Monthly Archives: June 2016

Cognitivology is the dirty, nasty business of cleaning up all the muck and misconceptions about Human Brain Potential and Intuitive Intelligence development


Recently, while in the library, a woman seated next to me in the computer section vehemently open fired, tattling and rattling on and on with unabashed and venomous resentment about how stupid and despicable so many people are. I listened to her quietly and patiently and myself made the stupid attempt to soothe and vindicate her ramblings with the simple revelation that we are all using a mere 10 – 20% of our brains’ potentials, so it would perhaps make sense that we may all be less insightful or intelligent than we would all hope to be.
Rather than seeming liberated or scoffing off her resentment with a chuckle or two, she abounded onto her next soapbox with ever more conviction, confidently announcing to me that what I mentioned was “an old wives tale, and that it had been scientifically proven so”. After being more than accommodating about lending her my ears, I humbly and quietly announced that “either she and/or science was grossly mistaken, and furthermore, if we were actually using all of our brains’ potential, people would hardly be as stupid as she keeps insisting they are”. I added that “cognition is a mathematical function” and therefore, she “ought to just do the math”. I was, needless to say, surprised that she actually turned silent at that point, closed down her computer in a huff and a puff and promptly left the building.
So what is the point of regaling this story? The point is that scientists can argue various points of collected scientific evidence, or proclaim that there is indeed some evidence, or none at all for any number of issues that we INSIST must be provided and established, in order to make alterations or improve the status of some situation or other. And by that standard, it certainly gives license to any number of folks (both smart and non-smart) to make up accounts of “scientific evidence” to support some belief they have or motive they are harboring.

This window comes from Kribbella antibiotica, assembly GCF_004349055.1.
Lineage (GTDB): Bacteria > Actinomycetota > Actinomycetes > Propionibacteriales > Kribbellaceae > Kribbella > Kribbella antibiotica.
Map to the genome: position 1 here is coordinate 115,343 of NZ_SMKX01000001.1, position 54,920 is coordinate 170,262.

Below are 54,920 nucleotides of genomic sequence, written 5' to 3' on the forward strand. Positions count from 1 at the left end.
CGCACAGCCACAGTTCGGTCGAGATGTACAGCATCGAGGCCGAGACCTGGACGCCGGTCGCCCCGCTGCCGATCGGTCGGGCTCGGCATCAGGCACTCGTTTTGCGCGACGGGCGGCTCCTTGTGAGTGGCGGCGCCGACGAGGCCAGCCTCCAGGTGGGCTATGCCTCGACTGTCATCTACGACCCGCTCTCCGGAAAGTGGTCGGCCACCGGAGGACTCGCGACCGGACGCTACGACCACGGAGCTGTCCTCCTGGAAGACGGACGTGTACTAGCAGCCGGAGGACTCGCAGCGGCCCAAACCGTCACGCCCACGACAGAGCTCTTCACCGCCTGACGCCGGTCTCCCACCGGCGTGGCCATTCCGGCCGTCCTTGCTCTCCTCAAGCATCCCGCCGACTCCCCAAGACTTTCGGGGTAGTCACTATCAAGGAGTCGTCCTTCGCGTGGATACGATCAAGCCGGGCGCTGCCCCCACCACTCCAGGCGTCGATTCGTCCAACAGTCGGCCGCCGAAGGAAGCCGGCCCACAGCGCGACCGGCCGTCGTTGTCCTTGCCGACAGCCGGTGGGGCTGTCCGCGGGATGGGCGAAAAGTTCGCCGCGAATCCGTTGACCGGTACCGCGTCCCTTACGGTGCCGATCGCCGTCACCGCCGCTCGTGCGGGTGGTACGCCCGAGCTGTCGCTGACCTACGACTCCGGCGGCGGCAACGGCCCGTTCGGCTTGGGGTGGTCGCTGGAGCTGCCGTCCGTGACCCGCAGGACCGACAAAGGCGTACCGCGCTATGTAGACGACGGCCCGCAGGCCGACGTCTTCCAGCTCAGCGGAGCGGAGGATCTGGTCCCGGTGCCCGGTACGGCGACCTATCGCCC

By now, all scientists ought to understand that Quantum Mechanics, Entanglement, Superposition and String Theory play a role in the manners in which, particles, energy and matter manifest. That being said, “scientific evidence” can turn on a dime, or change in a flash. If these quantum conditions are so flexible and amenable to our influence and observations, then perhaps, as my editor professes, we all ought to be chanting, “the ice caps are stable, the ice caps are stable”, as opposed to the frightening chant of “the ice is melting, the ice is melting”. Genuine information and ideas can hardly be undone, and the leading fields of science are integral in understanding our universe and ourselves, indeed, they are just as integrally relative to the full potential of our brains as they are to computing the essential properties of EVERYTHING – AND EVERYTHING IS MATH, so let’s do the math – again.
We all know that money rules, but the rules of money are inconsistent with the genuine rules and mechanics of brain potential, and the ones with the most money get to cherry pick the “scientific evidence” for publishing and promoting their agendas – which of course would be to keep the money flowing where it already flows.